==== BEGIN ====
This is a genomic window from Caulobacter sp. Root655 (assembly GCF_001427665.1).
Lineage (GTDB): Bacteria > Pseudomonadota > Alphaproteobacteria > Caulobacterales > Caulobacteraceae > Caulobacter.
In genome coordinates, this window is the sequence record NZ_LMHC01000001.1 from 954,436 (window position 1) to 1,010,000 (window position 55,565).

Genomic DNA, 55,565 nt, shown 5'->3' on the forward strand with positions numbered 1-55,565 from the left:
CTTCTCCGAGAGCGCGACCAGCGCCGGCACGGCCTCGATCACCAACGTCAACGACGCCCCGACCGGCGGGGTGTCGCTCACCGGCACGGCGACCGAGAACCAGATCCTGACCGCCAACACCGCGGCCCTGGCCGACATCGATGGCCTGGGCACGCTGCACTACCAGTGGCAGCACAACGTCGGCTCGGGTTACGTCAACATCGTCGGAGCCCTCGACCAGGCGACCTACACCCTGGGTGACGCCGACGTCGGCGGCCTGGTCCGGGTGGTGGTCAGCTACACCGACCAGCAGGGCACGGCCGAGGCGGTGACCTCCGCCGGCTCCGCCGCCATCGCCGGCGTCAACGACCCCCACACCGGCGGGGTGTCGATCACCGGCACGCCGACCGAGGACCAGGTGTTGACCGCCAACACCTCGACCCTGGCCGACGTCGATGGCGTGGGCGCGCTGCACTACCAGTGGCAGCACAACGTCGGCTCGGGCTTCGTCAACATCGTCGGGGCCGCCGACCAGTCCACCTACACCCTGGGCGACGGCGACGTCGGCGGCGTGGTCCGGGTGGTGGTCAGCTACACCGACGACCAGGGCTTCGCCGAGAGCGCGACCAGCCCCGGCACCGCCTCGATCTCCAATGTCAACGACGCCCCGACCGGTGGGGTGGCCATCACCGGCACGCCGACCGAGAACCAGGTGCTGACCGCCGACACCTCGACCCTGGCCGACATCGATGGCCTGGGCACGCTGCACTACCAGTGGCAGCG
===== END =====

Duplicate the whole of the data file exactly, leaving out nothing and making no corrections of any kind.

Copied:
This is a genomic window from Caulobacter sp. Root655 (assembly GCF_001427665.1).
Lineage (GTDB): Bacteria > Pseudomonadota > Alphaproteobacteria > Caulobacterales > Caulobacteraceae > Caulobacter.
In genome coordinates, this window is the sequence record NZ_LMHC01000001.1 from 954,436 (window position 1) to 1,010,000 (window position 55,565).

Genomic DNA, 55,565 nt, shown 5'->3' on the forward strand with positions numbered 1-55,565 from the left:
CTTCTCCGAGAGCGCGACCAGCGCCGGCACGGCCTCGATCACCAACGTCAACGACGCCCCGACCGGCGGGGTGTCGCTCACCGGCACGGCGACCGAGAACCAGATCCTGACCGCCAACACCGCGGCCCTGGCCGACATCGATGGCCTGGGCACGCTGCACTACCAGTGGCAGCACAACGTCGGCTCGGGTTACGTCAACATCGTCGGAGCCCTCGACCAGGCGACCTACACCCTGGGTGACGCCGACGTCGGCGGCCTGGTCCGGGTGGTGGTCAGCTACACCGACCAGCAGGGCACGGCCGAGGCGGTGACCTCCGCCGGCTCCGCCGCCATCGCCGGCGTCAACGACCCCCACACCGGCGGGGTGTCGATCACCGGCACGCCGACCGAGGACCAGGTGTTGACCGCCAACACCTCGACCCTGGCCGACGTCGATGGCGTGGGCGCGCTGCACTACCAGTGGCAGCACAACGTCGGCTCGGGCTTCGTCAACATCGTCGGGGCCGCCGACCAGTCCACCTACACCCTGGGCGACGGCGACGTCGGCGGCGTGGTCCGGGTGGTGGTCAGCTACACCGACGACCAGGGCTTCGCCGAGAGCGCGACCAGCCCCGGCACCGCCTCGATCTCCAATGTCAACGACGCCCCGACCGGTGGGGTGGCCATCACCGGCACGCCGACCGAGAACCAGGTGCTGACCGCCGACACCTCGACCCTGGCCGACATCGATGGCCTGGGCACGCTGCACTACCAGTGGCAGCG